Reflection on Anzac Day 2020
I am currently a member of the Australian Air League (AAL) Riverwood Squadron. The AAL is a uniform youth organisation which encourages an interest in aviation as a career or as a hobby for youths from ages 8 and above. Members of the AAL take part in fun and interesting activities on Friday nights whilst also learning important life skills such as leadership, discipline, self-confidence and teamwork. Some of the fun activities at Riverwood Squadron include camps, the Duke of Edinburgh Award program, air show visits, performances at community festivals and marching band.
In the spirit of this year’s Anzac Day, especially during this difficult period, I would like to present my reflection on what the Day means to me.
I’ve never fought in a war, and I hope and pray that I will never know what it’s like to be surrounded by gunfire or explosions, or witness anyone die by violent and unnatural causes. Living in Australia where I have taken safety, comfort and freedom for granted makes it very difficult to convey my opinion on Anzac Day. I ask myself, what does Anzac Day mean to me physically, psychologically and emotionally?
Prior to joining the Australian Air League (AAL) circa 2011, Anzac Day was just another school-free day at home watching the Sydney Anzac Day March live on television. Upon joining the AAL, I participated in the Anzac Day March for the first time at the tender age of eight years old and have been a regular participant since. I proudly accompanied the bands holding a number card and noticed the masses of people lined on both sides of George Street clapping on the veterans, enthusiastically waving flags and holding up ‘Thank you for your service’ posters. Anzac Day for eight-year-old me was just an annual ‘celebration’ for those brave soldiers.
On the 25th April 1915, the first wave of Anzacs landed in Gallipoli, one hundred and five years later we continue to salute their supreme sacrifice in a society of peace and freedom. Our own life is the most precious gift we have and to risk that, for whatever reason, is a sacrifice that demands respect. I regularly overhear people complaining about having to do something trivial and inconvenient, and someone else replying, ‘Oh poor you, I couldn’t imagine anything worse’.
When it comes to war, I really cannot imagine anything worse.
Life and blood were spent, used, and sacrificed – for us. Anzac Day for me is a reflection on the necessity and reality of war. All that loss, its ultimate futility and realising it’s the last resort that we, as a society, should do our utmost to avoid. In the end, no side really wins, just who loses less.
At Anzac or Remembrance ceremonies, it is traditional for a veteran, historian or other dignitary to provide an address which reflects on a particular aspect of war and conflict. I always get intense emotions when I hear stories and experiences of individual soldiers. For me, Anzac Day is, therefore, a really personal, intimate and deep day of reflection and remembrance. I also commend all those who contributed to the home front, supplying material and moral support to the Australians serving overseas. The sacrifices made by families who cared for their loved ones who returned home with physical injuries and mental illness should also be remembered. For them, the effects of the war often lasted for decades, with little recognition.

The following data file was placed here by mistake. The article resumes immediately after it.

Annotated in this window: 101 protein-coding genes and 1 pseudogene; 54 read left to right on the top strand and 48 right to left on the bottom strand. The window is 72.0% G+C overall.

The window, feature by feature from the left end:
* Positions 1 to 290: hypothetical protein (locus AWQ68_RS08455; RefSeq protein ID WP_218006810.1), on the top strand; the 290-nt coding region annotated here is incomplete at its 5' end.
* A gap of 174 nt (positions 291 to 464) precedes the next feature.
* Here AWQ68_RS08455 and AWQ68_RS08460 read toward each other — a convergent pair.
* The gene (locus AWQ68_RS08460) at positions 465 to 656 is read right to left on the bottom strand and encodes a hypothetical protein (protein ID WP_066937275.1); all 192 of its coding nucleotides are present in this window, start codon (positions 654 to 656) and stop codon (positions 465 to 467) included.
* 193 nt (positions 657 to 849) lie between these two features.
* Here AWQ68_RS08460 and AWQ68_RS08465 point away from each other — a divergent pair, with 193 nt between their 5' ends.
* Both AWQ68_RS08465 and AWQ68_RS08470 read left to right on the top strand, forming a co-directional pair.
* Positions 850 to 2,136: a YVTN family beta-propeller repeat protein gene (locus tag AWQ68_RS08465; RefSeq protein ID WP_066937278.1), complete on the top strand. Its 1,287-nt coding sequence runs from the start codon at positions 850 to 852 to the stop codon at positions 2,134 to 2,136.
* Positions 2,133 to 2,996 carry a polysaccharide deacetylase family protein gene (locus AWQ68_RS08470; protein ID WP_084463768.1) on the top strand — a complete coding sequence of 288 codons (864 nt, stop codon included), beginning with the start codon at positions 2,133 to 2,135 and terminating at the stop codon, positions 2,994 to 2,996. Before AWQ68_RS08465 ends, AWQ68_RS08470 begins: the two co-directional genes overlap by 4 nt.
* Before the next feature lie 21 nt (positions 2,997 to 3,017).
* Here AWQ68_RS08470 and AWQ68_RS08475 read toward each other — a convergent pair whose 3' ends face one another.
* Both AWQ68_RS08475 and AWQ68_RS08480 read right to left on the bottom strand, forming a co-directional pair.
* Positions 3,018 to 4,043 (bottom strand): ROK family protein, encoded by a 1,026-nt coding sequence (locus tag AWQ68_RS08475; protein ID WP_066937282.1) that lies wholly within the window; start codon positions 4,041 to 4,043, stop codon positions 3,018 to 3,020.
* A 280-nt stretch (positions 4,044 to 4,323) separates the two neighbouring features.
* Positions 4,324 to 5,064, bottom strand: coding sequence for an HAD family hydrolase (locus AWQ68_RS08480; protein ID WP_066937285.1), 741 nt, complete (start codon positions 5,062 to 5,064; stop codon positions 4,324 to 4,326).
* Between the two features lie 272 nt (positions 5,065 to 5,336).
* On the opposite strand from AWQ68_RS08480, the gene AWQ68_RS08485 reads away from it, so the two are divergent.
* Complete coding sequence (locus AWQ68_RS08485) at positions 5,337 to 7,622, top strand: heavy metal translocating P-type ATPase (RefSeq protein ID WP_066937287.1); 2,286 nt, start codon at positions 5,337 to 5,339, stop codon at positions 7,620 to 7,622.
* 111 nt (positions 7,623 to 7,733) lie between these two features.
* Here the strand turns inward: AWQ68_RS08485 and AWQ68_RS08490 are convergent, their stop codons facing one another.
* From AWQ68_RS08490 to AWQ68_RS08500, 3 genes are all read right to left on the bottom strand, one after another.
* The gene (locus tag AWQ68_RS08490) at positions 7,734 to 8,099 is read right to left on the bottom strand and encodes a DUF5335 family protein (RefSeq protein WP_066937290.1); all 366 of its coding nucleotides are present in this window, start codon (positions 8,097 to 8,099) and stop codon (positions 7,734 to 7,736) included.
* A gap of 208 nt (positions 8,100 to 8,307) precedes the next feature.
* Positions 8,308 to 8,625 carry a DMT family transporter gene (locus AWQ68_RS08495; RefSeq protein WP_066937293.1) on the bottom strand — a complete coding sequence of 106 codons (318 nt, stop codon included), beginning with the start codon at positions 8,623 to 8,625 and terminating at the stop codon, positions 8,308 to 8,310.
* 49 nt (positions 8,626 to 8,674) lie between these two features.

The only conflict which my relatives had participated in was the Vietnam War. The emotions, stories and effects from this conflict are comparable to those from the Anzac era. My lucky relatives returned home alive, but still suffer the severe psychological trauma from their experiences. I always get chills and goosebumps when I hear those horrific first-hand accounts of the reality of war. I can appreciate the number of families similar to mine who have had veteran relatives with their war experience.
For my generation, popular culture has been a large influence on our ideals and view on society and traditions. One strain in popular culture tends to romanticise war, reflected in a film like Gallipoli (1981) in which war is something of an adventure and should be supported by all young men. But in recent decades, awareness of the brutality of war, the resultant PTSD and even suicide among veterans has grown. On a popular level, this new awareness is reflected in films like Platoon (1986) and 1917 (2019).
In this time of pandemic, world leaders including our Prime Minister Scott Morrison, Queen Elizabeth II and the US President Donald Trump have been referring to ‘the war on Covid-19’. Such dramatic talk underlines the scale of the pandemic, the deaths it threatens, the sacrifices it will require of us all. Only a ‘war’ puts people’s ordinary life on hold, to forgo football, and to even shut schools temporarily. This has resulted in a very different and novel Anzac Day experience. Traditional and patriotic services were forcibly and unfortunately cancelled. My family, with many others, conducted Light The Dawn Service ceremonies in the solidarity of balconies, driveways and backyards, with the same levels of solemnity and respect as the past services we have attended. This personal and intimate Anzac Day has emphasised the terrible, large-scale and isolated nature of war – which all of us in a way experienced on the 25th April 2020 in our very own ‘war-time experience’.
Having been in the AAL for nine years and now a Sergeant, I highly recommend the organisation to all Fortians. The AAL is not just about aviation and marching, but a great way to make great friendships and experience things you never would be able to at school. If you are interested in joining or want to find out more information, please feel free to come and talk to me or contact me via email at email@example.com .
A Vinculo Terrae! (Free from the bonds of the Earth!)
By Peter Tran, Year 10